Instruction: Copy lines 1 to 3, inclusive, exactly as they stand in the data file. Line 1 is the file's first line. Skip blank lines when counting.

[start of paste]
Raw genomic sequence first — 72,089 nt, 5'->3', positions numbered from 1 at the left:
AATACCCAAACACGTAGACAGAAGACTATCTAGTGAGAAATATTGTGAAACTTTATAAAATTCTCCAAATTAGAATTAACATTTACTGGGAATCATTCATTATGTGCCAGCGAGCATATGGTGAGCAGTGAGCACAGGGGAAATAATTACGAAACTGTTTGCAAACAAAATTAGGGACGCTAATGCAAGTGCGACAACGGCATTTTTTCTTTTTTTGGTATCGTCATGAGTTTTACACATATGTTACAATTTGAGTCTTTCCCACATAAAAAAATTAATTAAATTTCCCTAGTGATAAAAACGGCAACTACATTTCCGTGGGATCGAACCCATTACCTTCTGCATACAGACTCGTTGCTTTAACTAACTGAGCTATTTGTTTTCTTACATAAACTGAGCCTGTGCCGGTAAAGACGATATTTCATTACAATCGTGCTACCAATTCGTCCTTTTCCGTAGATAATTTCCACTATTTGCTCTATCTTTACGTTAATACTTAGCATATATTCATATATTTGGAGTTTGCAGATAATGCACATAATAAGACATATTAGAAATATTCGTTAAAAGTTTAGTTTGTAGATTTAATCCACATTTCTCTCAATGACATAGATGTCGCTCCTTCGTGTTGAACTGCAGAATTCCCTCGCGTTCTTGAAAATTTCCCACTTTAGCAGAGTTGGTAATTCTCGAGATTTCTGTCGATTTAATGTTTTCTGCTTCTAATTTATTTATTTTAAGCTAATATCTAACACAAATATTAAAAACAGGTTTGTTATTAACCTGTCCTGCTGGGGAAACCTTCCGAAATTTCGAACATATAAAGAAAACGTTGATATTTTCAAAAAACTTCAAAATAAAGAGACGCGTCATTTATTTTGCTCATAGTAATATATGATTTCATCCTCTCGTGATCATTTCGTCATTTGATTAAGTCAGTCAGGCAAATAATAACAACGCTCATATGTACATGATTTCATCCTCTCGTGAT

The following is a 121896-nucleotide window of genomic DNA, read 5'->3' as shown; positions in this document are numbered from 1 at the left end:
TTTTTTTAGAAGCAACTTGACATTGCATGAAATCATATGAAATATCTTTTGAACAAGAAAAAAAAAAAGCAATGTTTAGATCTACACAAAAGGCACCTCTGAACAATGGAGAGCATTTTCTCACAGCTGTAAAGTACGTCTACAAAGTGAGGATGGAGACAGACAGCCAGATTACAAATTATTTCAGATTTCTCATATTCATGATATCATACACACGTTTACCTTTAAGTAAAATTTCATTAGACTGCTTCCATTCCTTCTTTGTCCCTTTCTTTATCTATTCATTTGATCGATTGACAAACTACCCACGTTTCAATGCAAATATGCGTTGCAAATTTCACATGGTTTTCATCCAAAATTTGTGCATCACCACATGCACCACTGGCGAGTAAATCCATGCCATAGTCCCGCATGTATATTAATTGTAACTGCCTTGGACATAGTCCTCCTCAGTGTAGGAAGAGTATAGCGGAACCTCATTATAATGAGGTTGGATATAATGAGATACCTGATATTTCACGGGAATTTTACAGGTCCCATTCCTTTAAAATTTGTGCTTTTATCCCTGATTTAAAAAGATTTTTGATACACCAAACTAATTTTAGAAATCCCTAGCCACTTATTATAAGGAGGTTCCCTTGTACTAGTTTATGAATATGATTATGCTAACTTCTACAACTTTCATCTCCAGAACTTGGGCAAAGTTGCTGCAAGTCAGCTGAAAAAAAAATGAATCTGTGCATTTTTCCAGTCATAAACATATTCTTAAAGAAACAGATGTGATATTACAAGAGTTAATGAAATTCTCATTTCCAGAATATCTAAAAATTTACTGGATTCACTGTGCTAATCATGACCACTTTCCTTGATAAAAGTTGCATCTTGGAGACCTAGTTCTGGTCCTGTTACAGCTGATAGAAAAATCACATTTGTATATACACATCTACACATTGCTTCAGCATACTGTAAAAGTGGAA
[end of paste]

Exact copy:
Raw genomic sequence first — 72,089 nt, 5'->3', positions numbered from 1 at the left:
AATACCCAAACACGTAGACAGAAGACTATCTAGTGAGAAATATTGTGAAACTTTATAAAATTCTCCAAATTAGAATTAACATTTACTGGGAATCATTCATTATGTGCCAGCGAGCATATGGTGAGCAGTGAGCACAGGGGAAATAATTACGAAACTGTTTGCAAACAAAATTAGGGACGCTAATGCAAGTGCGACAACGGCATTTTTTCTTTTTTTGGTATCGTCATGAGTTTTACACATATGTTACAATTTGAGTCTTTCCCACATAAAAAAATTAATTAAATTTCCCTAGTGATAAAAACGGCAACTACATTTCCGTGGGATCGAACCCATTACCTTCTGCATACAGACTCGTTGCTTTAACTAACTGAGCTATTTGTTTTCTTACATAAACTGAGCCTGTGCCGGTAAAGACGATATTTCATTACAATCGTGCTACCAATTCGTCCTTTTCCGTAGATAATTTCCACTATTTGCTCTATCTTTACGTTAATACTTAGCATATATTCATATATTTGGAGTTTGCAGATAATGCACATAATAAGACATATTAGAAATATTCGTTAAAAGTTTAGTTTGTAGATTTAATCCACATTTCTCTCAATGACATAGATGTCGCTCCTTCGTGTTGAACTGCAGAATTCCCTCGCGTTCTTGAAAATTTCCCACTTTAGCAGAGTTGGTAATTCTCGAGATTTCTGTCGATTTAATGTTTTCTGCTTCTAATTTATTTATTTTAAGCTAATATCTAACACAAATATTAAAAACAGGTTTGTTATTAACCTGTCCTGCTGGGGAAACCTTCCGAAATTTCGAACATATAAAGAAAACGTTGATATTTTCAAAAAACTTCAAAATAAAGAGACGCGTCATTTATTTTGCTCATAGTAATATATGATTTCATCCTCTCGTGATCATTTCGTCATTTGATTAAGTCAGTCAGGCAAATAATAACAACGCTCATATGTACATGATTTCATCCTCTCGTGAT

The following is a 121896-nucleotide window of genomic DNA, read 5'->3' as shown; positions in this document are numbered from 1 at the left end: